Alerts & Actions
Militia Members Masquerade as Bounty Hunters
We’ve warned about the militia movement for over two decades. From the Montana Freemen, Militia of Montana, and Project 7, we know their dangerous behavior well.
Recently, the Montana ACLU filed a federal lawsuit against private companies that use armed bounty hunters to capture people who jump bail. The lawsuit stems from an incident where bounty hunters wearing bullet-proof vests and armed with semi-automatic assault rifles broke into a family’s home and dragged a man out of bed at gunpoint.
The armed bounty hunters were part of the Montana Civil Assistance Group. The Human Rights Network looked into the group and its members back when the incident came to light in April 2018. The way the bounty hunters were armed, their overly aggressive actions, and their willingness to claim they were acting as quasi-law enforcement raised the Network’s interest. After all, we’ve seen militia and other so-called “patriot” groups display similar behavior.
“In looking at the Montana Civil Assistance Group’s website, they really struck me as playing a game similar to that of the militia-based Oath Keepers,” said Travis McAdam, the Network’s Research Director. “They appeared to be a militia group trying really hard not to call themselves a militia group.”
Finding groups playing this game isn’t difficult. Following the Oklahoma City bombing, which was perpetrated by a militia supporter, anti-government groups have tried to stay away from calling themselves a “militia” in public settings.
The Montana Civil Assistance Group (MCAG) recycles many common themes of the militia movement. Its website claims it will be “the last line of defense against any threat,” whether “foreign or domestic,” and that it is dedicated to the “preservation of American liberties provided under the protection of the Constitution….”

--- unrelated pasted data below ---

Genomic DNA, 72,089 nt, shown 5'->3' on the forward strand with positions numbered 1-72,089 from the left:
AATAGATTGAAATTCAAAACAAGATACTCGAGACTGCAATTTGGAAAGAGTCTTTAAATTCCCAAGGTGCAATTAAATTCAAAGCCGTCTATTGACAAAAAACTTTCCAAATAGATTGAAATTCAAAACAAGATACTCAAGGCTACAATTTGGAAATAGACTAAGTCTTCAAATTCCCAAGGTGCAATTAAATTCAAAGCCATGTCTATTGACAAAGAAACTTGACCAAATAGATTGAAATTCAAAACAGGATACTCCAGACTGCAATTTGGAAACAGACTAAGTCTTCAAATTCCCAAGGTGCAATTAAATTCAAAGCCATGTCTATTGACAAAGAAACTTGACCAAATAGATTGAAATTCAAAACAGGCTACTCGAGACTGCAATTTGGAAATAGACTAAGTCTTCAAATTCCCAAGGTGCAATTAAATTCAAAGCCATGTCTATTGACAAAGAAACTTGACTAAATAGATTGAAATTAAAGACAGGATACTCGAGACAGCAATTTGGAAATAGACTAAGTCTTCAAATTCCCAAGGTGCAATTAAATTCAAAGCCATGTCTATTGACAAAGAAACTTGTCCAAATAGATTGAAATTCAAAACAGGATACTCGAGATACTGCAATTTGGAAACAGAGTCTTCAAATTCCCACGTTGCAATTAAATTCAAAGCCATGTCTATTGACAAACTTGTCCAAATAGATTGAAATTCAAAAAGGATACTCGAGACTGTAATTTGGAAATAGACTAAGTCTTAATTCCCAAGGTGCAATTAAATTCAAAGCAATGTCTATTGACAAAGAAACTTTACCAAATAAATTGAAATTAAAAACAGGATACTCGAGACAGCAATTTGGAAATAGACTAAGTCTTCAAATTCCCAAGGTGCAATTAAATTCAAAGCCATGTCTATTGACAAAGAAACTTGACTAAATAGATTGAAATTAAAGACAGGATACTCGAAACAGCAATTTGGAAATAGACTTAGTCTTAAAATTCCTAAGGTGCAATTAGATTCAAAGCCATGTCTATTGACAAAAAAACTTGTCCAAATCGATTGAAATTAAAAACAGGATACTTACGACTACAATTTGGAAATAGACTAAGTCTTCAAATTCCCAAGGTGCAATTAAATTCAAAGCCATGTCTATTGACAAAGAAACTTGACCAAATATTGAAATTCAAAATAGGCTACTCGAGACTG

Incredibly similar to 1990’s militia groups, MCAG provides survivalist training for all members. The group also encourages all new recruits to have AR-15 semi-automatic assault rifles. MCAG states it wants to be “a light in the darkness of this ever-present attack on the fundamentals of faith and goodwill that is plaguing our entire nation.”
MCAG’s website goes out of its way to claim the group isn’t a militia, specifically stating it numerous times. However, a quick search of social media accounts for members of the group confirmed the Network’s suspicions by revealing the ideological motivations for the group.
A prolific example is Jason Haack, one of the bounty hunters cited in the ACLU lawsuit and MCAG’s president. On Facebook, Haack has posted memes encouraging people to join Three Percent militia groups and calling for people to get involved with local militia groups. He has also posted information from the Oath Keepers and promoted the militia belief in the supremacy of the county sheriff. Haack even used the “Montana Militia” Facebook group to try and recruit new MCAG members. Other MCAG members display similar affinities. Their social media accounts feature promotion of the Three Percenters and participation in Facebook groups like the Montana Militia.
The ideological disposition of the group is clear, and it trends much more towards the Militia of Montana than benign civic organization. Following the model of the Oath Keepers, MCAG is trying to dress up so-called “patriot” ideas in a more respectable form.